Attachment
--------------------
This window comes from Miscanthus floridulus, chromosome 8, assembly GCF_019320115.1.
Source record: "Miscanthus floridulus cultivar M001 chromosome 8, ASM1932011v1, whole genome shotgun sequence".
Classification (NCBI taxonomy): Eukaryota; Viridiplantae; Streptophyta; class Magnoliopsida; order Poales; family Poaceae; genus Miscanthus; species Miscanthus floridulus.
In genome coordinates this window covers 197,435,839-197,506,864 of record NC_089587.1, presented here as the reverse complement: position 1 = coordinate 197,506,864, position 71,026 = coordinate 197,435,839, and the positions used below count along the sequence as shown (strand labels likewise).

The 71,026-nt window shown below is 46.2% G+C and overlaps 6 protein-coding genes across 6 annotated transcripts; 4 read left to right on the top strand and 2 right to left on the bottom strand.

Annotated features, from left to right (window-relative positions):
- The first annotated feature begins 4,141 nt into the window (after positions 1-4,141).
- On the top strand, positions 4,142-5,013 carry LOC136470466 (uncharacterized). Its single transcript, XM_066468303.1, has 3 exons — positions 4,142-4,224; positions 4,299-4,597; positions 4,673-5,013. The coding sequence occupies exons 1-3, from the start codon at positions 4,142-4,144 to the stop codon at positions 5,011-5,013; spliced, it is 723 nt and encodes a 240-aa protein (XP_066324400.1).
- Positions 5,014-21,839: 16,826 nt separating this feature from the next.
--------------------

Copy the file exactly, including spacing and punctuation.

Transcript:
This window comes from Miscanthus floridulus, chromosome 8, assembly GCF_019320115.1.
Source record: "Miscanthus floridulus cultivar M001 chromosome 8, ASM1932011v1, whole genome shotgun sequence".
Classification (NCBI taxonomy): Eukaryota; Viridiplantae; Streptophyta; class Magnoliopsida; order Poales; family Poaceae; genus Miscanthus; species Miscanthus floridulus.
In genome coordinates this window covers 197,435,839-197,506,864 of record NC_089587.1, presented here as the reverse complement: position 1 = coordinate 197,506,864, position 71,026 = coordinate 197,435,839, and the positions used below count along the sequence as shown (strand labels likewise).

The 71,026-nt window shown below is 46.2% G+C and overlaps 6 protein-coding genes across 6 annotated transcripts; 4 read left to right on the top strand and 2 right to left on the bottom strand.

Annotated features, from left to right (window-relative positions):
- The first annotated feature begins 4,141 nt into the window (after positions 1-4,141).
- On the top strand, positions 4,142-5,013 carry LOC136470466 (uncharacterized). Its single transcript, XM_066468303.1, has 3 exons — positions 4,142-4,224; positions 4,299-4,597; positions 4,673-5,013. The coding sequence occupies exons 1-3, from the start codon at positions 4,142-4,144 to the stop codon at positions 5,011-5,013; spliced, it is 723 nt and encodes a 240-aa protein (XP_066324400.1).
- Positions 5,014-21,839: 16,826 nt separating this feature from the next.